Restairig, William Gibson, Dean of —Under a Gothic niche, with open screen-work at the sides, a full-length figure of the Virgin and infant Jesus.
To bear out our contention we give on the nest page a representation of the older seal of Leith and of that of the Chapter of Restalrig.

We know of no case whatsoever in which the sacred Mother and Son are represented as being , under a cloud —an idea which we must stigmatise as being in itself peculiarly offensive, while those instances in which the new-born King, enthroned in His Mother’s arms, is placed beneath a Royal canopy, as in the seals of Restalrig, are quite innumerable, and may indeed be almost said to form the majority. As though this wretched cloud from the Lyon Office could escape no taint of evil, it adds a heraldic and also an artistic fault. A white cloud upon a field argent, however it may be technically saved by the use of the word proper is simply metal upon metal and the same upon the same, and can only be rendered visible by tinting it as grey or black. To this expedient the artist who executed the official drawing which the town clerk has been so good as to lend to us has not been ashamed to resort, and he has added the further offence of not representing the cloud by the conventional convolutions prescribed for this subject by the custom of ages (and of which a type may be seen under Kilrenny), but as a peculiar rounded and knobby object, something like a small bolster knocked out of shape. Repulsive as this appearance is, we have decided on the whole to place it at the head of our article, and only…..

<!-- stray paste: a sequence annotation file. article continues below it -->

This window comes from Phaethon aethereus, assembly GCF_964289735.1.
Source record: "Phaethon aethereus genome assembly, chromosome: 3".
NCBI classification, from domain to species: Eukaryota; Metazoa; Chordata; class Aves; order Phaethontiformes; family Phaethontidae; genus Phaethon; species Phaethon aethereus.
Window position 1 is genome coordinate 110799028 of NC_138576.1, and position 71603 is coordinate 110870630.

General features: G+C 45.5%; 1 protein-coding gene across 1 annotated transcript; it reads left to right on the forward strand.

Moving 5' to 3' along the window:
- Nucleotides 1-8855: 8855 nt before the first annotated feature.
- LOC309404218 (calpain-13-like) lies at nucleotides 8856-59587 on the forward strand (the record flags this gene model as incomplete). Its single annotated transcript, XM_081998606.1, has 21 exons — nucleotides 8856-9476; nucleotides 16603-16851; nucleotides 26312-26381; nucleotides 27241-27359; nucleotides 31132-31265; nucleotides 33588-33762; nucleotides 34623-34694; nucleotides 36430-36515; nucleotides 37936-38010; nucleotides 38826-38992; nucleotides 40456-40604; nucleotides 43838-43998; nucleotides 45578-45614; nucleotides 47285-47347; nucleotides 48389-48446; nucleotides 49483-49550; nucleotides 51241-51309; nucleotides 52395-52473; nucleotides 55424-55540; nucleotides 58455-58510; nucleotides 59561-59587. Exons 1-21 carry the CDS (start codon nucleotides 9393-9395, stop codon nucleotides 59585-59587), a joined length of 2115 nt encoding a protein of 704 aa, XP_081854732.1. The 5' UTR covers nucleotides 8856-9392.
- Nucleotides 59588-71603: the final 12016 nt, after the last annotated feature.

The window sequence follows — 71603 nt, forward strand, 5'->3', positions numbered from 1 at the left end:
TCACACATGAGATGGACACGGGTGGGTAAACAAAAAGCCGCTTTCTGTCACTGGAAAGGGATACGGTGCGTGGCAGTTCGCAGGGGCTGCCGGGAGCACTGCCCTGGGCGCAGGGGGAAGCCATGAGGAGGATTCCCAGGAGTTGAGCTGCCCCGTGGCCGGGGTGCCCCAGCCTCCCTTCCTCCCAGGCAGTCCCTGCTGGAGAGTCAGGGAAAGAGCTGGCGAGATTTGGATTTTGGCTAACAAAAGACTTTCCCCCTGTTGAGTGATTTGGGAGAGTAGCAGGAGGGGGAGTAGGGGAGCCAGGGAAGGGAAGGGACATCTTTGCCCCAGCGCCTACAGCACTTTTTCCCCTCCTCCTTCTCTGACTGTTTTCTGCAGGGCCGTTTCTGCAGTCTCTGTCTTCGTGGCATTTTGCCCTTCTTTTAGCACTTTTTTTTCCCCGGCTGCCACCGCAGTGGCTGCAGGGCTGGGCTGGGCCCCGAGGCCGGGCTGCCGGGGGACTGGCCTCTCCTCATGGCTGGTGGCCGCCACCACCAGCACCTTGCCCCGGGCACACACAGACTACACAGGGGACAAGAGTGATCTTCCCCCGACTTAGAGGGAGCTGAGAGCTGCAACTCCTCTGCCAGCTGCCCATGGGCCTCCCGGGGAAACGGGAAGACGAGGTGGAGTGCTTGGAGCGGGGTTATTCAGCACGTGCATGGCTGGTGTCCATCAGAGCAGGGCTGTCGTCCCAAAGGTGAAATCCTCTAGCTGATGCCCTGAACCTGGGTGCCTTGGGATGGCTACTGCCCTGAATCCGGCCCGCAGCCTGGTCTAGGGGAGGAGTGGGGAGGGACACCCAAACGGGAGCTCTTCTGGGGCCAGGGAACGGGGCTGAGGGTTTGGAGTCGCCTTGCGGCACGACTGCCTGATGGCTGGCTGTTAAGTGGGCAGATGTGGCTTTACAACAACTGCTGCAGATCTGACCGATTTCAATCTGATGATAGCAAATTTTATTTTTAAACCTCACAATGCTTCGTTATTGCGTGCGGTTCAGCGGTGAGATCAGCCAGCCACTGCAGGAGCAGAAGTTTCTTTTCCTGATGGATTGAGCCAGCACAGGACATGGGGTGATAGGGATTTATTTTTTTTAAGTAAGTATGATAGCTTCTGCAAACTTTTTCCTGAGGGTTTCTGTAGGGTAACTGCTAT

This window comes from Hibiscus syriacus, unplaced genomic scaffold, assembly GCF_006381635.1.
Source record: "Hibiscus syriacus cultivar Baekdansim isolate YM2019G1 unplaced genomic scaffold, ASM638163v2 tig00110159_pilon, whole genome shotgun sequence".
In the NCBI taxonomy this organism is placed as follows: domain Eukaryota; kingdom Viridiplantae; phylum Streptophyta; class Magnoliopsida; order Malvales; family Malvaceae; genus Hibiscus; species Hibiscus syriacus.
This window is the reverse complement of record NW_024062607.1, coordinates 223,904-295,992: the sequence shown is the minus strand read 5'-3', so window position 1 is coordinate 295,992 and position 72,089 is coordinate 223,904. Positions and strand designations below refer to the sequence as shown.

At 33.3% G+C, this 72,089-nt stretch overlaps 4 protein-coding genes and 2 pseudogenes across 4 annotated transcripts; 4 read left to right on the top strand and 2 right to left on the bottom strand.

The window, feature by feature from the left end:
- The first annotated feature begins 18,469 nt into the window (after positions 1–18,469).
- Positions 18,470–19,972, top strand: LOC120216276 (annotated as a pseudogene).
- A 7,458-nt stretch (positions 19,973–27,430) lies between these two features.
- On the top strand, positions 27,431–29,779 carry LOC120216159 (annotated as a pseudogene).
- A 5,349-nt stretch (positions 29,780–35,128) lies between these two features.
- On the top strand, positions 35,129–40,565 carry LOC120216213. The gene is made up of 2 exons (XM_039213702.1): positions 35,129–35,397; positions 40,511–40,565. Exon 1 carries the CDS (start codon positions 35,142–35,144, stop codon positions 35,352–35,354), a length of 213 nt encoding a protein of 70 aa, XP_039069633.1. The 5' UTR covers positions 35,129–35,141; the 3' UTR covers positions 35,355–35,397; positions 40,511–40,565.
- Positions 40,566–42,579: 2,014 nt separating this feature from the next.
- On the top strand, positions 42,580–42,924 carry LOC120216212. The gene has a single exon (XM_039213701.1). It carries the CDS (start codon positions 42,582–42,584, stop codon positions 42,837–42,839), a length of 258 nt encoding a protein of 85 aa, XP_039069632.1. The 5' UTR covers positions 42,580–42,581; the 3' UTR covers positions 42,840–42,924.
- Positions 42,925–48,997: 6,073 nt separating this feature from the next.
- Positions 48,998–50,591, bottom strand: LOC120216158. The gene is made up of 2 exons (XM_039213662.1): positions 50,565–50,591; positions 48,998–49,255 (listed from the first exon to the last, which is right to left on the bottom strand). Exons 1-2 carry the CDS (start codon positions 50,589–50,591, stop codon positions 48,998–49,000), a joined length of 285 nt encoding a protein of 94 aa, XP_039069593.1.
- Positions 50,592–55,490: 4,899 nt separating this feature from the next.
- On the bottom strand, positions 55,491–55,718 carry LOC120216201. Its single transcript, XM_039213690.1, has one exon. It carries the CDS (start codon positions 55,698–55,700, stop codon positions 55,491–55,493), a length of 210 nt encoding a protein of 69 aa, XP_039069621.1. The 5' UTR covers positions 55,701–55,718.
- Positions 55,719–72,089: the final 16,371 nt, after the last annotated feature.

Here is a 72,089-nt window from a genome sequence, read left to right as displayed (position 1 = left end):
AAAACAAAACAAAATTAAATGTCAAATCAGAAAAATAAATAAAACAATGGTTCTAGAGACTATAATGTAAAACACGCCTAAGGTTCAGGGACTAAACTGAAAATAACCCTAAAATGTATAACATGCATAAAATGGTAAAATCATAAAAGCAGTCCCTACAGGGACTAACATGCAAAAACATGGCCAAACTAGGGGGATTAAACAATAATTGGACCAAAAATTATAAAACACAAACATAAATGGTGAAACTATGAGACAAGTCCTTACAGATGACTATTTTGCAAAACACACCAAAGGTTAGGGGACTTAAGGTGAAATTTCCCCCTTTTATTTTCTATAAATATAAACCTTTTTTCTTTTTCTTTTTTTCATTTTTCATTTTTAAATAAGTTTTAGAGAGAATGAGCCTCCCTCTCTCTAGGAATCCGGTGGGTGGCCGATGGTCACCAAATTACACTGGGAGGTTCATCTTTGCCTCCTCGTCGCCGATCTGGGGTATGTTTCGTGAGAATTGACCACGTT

(Dr Wooward in his Heraldry, p. 61, mentions that he has found some cases on the continent of a tincture cendrée, or colour of ashes, but it is utterly unknown in British heraldry. His foreign researches have occasionally had very curious results, of which the following is so elegant and striking an example that we ask the readers permission to cite it. The Florentine family of Ceni bear, party per pale azure and sky-blue an estoile—- per sumably an unpierced mullet representing the planet Jupiter)
…to display the original arms within the text, because the new substitute is not pure nonsense, like the exploits by which the Lyon Office at Aberdeen rigged out the Archangel Michael in a mitre and crosier, and thoughtfully provided him with a boiling chauldron of children; or at Renfrew achieved the cosmological feat of loading a one-wasted ship with the sun and the moon,

Coat of arms Leith variation

and sticking crosses fitchee into the sky. It is, on the contrary, like the wretched foolery at Musselburgh, a deliberate election of one possibility rather than another, and we therefore present it to the reader in its official capacity as the registered blazon, while we give him above the original and historic blazon for which it has been substituted, in order that he may judge for himself whether to applaud the action of the Lyon Office or not. Leith itself does not appear to be entirely reconciled to the change, for on the official paper on which the town clerk has been good enough to write to us, and in the woodcut in the Ordnance Gazetteer, the arms are represented in the ancient manner. And we are also glad to observe that the same type has been preserved in the representation of the arms of Leith upon the restored town cross presented to the city of Edinburgh by Mr Gladstone.